Air blast injuries likely killed the crew of the Hunley
The mystery of the Hunley‘s last crew has been solved. A paper by University of Florida researchers supported by the US Army MURI program and others has come to the conclusion, after repeatedly setting blasts near a scale model of the human-powered submersible, that the crew was killed by the blast wave from their torpedo, crushing their lungs and giving them TBIs. That explains why they were all found at their stations, with no broken bones, and the submarine was relatively intact.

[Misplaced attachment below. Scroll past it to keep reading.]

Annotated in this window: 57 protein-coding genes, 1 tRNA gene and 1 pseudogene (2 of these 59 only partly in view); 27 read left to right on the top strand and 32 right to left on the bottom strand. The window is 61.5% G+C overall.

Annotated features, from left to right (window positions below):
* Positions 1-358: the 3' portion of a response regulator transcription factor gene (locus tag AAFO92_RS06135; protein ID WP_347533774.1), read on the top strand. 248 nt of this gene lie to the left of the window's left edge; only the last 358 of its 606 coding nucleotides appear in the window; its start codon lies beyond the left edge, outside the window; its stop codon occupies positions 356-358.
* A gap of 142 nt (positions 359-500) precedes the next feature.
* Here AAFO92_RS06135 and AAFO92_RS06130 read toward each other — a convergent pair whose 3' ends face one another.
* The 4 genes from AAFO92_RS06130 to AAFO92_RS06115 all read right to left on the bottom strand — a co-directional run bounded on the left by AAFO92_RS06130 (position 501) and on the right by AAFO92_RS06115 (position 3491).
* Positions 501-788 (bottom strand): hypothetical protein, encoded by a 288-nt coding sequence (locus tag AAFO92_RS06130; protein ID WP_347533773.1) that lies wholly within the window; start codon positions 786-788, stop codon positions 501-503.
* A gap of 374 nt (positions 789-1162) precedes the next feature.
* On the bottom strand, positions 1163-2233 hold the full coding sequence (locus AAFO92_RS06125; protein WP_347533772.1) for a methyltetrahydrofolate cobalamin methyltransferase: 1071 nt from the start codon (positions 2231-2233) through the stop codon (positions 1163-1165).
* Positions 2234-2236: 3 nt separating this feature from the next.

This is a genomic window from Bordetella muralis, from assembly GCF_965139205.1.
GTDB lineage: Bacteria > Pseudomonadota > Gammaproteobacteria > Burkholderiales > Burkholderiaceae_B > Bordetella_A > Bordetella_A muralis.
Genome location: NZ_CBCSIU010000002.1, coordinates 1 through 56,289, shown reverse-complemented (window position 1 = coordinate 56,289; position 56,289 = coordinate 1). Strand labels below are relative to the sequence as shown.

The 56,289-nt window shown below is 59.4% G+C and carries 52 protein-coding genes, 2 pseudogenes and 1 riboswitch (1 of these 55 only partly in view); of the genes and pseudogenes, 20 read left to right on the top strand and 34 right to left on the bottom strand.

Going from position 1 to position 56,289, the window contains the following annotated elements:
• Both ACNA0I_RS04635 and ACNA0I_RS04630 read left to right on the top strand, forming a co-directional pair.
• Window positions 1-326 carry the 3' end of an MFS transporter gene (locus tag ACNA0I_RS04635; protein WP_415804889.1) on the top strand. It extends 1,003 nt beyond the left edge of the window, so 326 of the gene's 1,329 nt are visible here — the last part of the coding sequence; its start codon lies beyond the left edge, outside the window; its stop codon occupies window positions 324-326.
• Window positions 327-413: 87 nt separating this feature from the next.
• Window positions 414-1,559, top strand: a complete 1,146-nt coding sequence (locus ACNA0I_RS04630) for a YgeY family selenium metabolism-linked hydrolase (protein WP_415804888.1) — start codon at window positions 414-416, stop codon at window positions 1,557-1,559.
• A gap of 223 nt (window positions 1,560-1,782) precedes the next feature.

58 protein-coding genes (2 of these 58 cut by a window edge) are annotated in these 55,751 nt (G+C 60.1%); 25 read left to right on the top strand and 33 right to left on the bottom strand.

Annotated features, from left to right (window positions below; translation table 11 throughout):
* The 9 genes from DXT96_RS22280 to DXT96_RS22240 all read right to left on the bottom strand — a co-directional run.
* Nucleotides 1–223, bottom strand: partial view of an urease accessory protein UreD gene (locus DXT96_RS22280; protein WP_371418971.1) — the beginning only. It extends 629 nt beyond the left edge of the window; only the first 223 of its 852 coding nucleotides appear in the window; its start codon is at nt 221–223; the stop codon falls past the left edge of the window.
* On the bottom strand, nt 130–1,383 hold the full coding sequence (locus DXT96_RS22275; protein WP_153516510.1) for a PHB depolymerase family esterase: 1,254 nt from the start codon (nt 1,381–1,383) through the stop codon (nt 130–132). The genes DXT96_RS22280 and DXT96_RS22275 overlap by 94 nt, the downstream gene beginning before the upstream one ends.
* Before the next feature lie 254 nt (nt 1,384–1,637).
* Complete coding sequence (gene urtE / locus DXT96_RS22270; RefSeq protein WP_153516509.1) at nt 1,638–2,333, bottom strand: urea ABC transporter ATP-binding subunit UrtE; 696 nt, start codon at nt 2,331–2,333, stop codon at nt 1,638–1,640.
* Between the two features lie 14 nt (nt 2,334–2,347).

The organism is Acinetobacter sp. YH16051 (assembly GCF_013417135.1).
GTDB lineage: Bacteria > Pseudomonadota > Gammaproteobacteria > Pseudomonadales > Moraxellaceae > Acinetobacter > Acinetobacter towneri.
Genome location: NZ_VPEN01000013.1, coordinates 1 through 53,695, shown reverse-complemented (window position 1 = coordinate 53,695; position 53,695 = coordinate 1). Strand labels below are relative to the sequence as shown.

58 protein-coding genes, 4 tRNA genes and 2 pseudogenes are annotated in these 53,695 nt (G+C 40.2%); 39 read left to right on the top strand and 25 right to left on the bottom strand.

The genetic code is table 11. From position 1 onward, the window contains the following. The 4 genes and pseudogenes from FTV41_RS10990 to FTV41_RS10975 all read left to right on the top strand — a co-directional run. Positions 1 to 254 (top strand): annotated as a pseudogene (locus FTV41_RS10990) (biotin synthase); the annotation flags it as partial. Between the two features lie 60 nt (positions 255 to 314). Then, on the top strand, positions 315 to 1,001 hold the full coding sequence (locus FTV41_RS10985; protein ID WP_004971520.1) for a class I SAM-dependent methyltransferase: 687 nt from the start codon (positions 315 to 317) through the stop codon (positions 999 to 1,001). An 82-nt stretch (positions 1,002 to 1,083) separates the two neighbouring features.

The Hunley set off a 61.2 kg (135 lb) black powder torpedo at a distance less than 5 m (16 ft) off its bow. Scaled experiments were performed that measured black powder and shock tube explosions underwater and propagation of blasts through a model ship hull. This propagation data was used in combination with archival experimental data to evaluate the risk to the crew from their own torpedo. The blast produced likely caused flexion of the ship hull to transmit the blast wave; the secondary wave transmitted inside the crew compartment was of sufficient magnitude that the calculated chances of survival were less than 16% for each crew member. The submarine drifted to its resting place after the crew died of air blast trauma within the hull.